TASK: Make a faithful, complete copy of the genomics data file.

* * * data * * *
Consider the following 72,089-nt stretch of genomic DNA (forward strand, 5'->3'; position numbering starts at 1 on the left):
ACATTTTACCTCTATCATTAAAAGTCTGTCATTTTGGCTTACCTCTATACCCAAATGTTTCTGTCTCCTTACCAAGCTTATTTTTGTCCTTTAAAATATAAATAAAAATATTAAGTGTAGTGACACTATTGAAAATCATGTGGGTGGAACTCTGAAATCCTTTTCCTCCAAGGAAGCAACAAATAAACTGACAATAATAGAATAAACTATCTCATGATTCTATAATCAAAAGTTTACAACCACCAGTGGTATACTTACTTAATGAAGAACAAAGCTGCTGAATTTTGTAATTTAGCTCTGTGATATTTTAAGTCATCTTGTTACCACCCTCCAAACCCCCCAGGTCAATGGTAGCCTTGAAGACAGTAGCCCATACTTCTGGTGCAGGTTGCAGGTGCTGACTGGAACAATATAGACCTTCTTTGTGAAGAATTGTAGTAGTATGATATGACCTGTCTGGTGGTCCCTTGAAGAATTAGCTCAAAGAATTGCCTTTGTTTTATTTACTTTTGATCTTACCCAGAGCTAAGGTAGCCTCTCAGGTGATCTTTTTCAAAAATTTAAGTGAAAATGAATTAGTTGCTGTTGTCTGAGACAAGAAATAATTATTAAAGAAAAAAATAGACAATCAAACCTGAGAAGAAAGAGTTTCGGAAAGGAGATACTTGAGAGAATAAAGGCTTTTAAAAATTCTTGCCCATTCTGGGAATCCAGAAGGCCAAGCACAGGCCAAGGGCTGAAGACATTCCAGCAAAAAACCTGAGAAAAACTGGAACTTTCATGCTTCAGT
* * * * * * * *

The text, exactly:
Consider the following 72,089-nt stretch of genomic DNA (forward strand, 5'->3'; position numbering starts at 1 on the left):
ACATTTTACCTCTATCATTAAAAGTCTGTCATTTTGGCTTACCTCTATACCCAAATGTTTCTGTCTCCTTACCAAGCTTATTTTTGTCCTTTAAAATATAAATAAAAATATTAAGTGTAGTGACACTATTGAAAATCATGTGGGTGGAACTCTGAAATCCTTTTCCTCCAAGGAAGCAACAAATAAACTGACAATAATAGAATAAACTATCTCATGATTCTATAATCAAAAGTTTACAACCACCAGTGGTATACTTACTTAATGAAGAACAAAGCTGCTGAATTTTGTAATTTAGCTCTGTGATATTTTAAGTCATCTTGTTACCACCCTCCAAACCCCCCAGGTCAATGGTAGCCTTGAAGACAGTAGCCCATACTTCTGGTGCAGGTTGCAGGTGCTGACTGGAACAATATAGACCTTCTTTGTGAAGAATTGTAGTAGTATGATATGACCTGTCTGGTGGTCCCTTGAAGAATTAGCTCAAAGAATTGCCTTTGTTTTATTTACTTTTGATCTTACCCAGAGCTAAGGTAGCCTCTCAGGTGATCTTTTTCAAAAATTTAAGTGAAAATGAATTAGTTGCTGTTGTCTGAGACAAGAAATAATTATTAAAGAAAAAAATAGACAATCAAACCTGAGAAGAAAGAGTTTCGGAAAGGAGATACTTGAGAGAATAAAGGCTTTTAAAAATTCTTGCCCATTCTGGGAATCCAGAAGGCCAAGCACAGGCCAAGGGCTGAAGACATTCCAGCAAAAAACCTGAGAAAAACTGGAACTTTCATGCTTCAGT